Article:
So the Romans made a bonfire, placed the godly old fellow in it and burned him to death. Twelve other church members in Smyrna were also slain about the same time. They would not renounce Christ and call Caesar their lord. Probably they had been emboldened by Polycarp as well as John of Patmos’ letter.

THE RELEVANCE TODAY

      Now what do you think? Is John of Patmos’ letter helpful for Christians under siege today? Ask the Coptic Christians in Egypt. They are among the poorest people in that country. They are often attacked by fanatical Muslims. Many cannot get work because they are Christians. So they go to the refuse dumps to pick up whatever might be useful or sold or eaten. Think, too, about Christians in Pakistan or Indonesia or African countries or even Afghanistan. Many are persecuted in one way or another. Not many months ago we heard an Afghanistan Christian man named Abdul Rahman. He was raised as a Muslim, but he became a Christian while in Germany for a while. When certain Muslims in Afghanistan learned that Abdul was a converted Christian, a death sentence was issued against him. That’s because under Islamic law, renunciation of Islam is a crime. Yes, the new Afghanistan constitution guarantees religious freedom under international agreements, but it also says no law can be contrary to Islamic principles.

      Rahman said to an American newsman, “THEY WANT TO SENTENCE ME TO DEATH, AND I ACCEPT IT, BUT I AM NOT A DESERTER AND NOT AN INFIDEL; I AM A CHRISTIAN, WHICH MEANS I BELIEVE IN THE TRINITY.”

      Fortunately, Rahman was eventually offered sanctuary in Italy, where he is free to practice his faith.

      We are seeing Christians under fire more and more these days throughout the world. Some Christians in China are forced to worship secretly in house churches. Christians in places where Muslim extremists are in the majority often are harassed or persecuted. Fervent Hindus in India often make it difficult for Christ’s followers, even wrecking their churches. In Saudi Arabia anyone telling the religious police about Christians worshiping in a private home is given a cash reward.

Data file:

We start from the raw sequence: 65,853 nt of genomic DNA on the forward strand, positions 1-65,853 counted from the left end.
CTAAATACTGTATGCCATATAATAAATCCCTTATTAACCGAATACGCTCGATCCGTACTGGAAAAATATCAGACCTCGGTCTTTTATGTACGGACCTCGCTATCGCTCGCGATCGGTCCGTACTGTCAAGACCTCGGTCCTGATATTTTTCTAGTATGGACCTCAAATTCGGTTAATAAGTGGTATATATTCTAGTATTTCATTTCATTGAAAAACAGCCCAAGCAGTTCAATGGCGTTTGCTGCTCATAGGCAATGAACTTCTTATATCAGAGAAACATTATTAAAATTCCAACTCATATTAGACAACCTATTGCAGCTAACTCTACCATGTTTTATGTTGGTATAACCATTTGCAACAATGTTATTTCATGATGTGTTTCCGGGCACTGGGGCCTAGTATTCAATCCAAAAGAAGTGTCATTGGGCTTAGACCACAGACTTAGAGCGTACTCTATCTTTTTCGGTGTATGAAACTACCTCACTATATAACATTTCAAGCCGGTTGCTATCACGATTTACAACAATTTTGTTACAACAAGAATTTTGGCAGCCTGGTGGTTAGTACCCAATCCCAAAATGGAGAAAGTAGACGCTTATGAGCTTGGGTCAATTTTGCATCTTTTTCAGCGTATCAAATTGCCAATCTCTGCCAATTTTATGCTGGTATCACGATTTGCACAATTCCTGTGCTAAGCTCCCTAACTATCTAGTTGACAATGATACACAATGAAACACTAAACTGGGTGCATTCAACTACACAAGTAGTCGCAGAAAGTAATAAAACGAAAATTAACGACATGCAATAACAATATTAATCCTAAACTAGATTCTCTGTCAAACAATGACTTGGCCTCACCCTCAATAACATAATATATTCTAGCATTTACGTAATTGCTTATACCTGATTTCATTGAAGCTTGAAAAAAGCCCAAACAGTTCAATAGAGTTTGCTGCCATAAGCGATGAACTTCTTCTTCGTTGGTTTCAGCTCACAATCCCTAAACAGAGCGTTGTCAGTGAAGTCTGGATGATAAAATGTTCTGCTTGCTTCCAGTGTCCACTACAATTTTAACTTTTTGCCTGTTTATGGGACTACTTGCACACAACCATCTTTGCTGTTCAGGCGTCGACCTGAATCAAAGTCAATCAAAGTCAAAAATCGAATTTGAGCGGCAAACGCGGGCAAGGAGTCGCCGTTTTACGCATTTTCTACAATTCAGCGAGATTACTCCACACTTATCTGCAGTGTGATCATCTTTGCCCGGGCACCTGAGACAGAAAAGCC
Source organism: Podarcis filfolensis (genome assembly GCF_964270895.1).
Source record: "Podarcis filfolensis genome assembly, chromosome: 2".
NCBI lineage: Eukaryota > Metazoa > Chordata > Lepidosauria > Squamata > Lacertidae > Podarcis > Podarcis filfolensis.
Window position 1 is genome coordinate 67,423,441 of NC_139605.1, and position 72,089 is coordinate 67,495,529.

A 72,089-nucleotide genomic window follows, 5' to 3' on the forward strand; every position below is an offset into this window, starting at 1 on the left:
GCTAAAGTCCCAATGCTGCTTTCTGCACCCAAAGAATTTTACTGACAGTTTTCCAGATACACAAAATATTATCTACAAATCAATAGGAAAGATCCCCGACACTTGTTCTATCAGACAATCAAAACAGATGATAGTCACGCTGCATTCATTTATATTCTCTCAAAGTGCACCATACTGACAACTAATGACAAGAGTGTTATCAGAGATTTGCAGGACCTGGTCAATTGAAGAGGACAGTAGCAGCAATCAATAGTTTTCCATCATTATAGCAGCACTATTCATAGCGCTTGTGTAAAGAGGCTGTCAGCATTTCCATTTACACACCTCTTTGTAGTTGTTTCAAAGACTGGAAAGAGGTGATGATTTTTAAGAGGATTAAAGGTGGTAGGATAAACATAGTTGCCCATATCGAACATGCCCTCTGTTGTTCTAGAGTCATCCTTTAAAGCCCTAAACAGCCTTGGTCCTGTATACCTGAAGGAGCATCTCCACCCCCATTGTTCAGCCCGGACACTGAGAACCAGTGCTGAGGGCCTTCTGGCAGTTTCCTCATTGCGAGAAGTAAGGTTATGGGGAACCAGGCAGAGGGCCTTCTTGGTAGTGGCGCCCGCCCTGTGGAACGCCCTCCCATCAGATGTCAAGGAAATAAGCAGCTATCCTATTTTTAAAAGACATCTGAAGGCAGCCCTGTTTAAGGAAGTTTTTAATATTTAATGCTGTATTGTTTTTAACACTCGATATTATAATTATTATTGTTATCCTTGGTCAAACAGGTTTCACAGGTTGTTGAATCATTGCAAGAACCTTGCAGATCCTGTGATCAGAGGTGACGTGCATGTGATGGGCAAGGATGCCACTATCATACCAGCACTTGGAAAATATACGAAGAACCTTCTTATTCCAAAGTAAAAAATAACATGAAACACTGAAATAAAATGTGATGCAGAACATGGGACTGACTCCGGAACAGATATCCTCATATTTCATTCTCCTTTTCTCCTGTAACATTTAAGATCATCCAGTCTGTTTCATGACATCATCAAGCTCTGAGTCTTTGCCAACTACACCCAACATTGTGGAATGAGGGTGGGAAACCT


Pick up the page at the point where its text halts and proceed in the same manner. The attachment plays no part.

There is far more pain and oppression of Christians around the world today than most of us realize. Ys, John’s words, though written for people in another time and place, are still relevant for Christians today.

VICTORY AWAITS THE FAITHFUL

      There is a comforting truth that John of Patmos wrote in this letter to the harassed Christians. It is that no matter what happens to the servants of Christ, those who are faithful unto death will receive what John called “THE CROWN OF LIFE.” John envisioned that all the faithful souls who came through the trials and agonies of this world would be victorious in the life beyond this life. Occasionally, John waxed poetic, especially when he described those who came out of what he called “THE GREAT ORDEAL.”  In heaven, John pictured victorious souls “ROBED IN WHITE” worshiping God as tears of indescribable joy begin to flow. IN our reading for today, John wrote, “GOD WILL WIPE AWAY EVERY TEAR FROM THEIR EYES.”

      Does that kind of talk mean anything us to us? Surely it means something to those of us who have tried to serve the Lord faithfully no matter what. One steadfast Christian lady was thought to be a bit naïve to hold fast to Christ when she refused to cheat at the request of her employer. “Oh,” said her boss, “is that what they teach you at the silly little church you attend?” “I’m very proud of that ‘silly church,” she answered firmly. Will just such a steadfast Christian as that soul not be laughing as God wipes away every tear from her eyes?

      What about us when our lives are challenged or tumbling in because of some trouble in our lives?

      A woman asked her pastor to go with her to a hospital where her husband was to undergo exploratory surgery. After a long wait, the doctor reported that the man had an inoperable cancer. He had only weeks to live. The wife and pastor had a prayer, and, since the man was still in recovery, the pastor said he would return the following day to pray with him. 

      The pastor expected to find the man distraught. But he said to the pastor:

      I have been very fortunate in life. I have a good job like. I have a nice home I cherish. I have a wonderful wife and two good boys now on their own and in the prime of life. I have many good friends with whom I have great fellowship. I especially love my church family.

      Beyond all of my blessings here, I have Christ as my lord and Savior. I have the hope of heaven. So here is what I have concluded. No matter what happens to me, I can’t lose.

      If I live, I will continue to have joy here. If I go to be with Christ, I will have all of the joys of eternal life. Pastor, the way I see it, I win either way.

      A few months later, he gained the victory beyond.

Amen.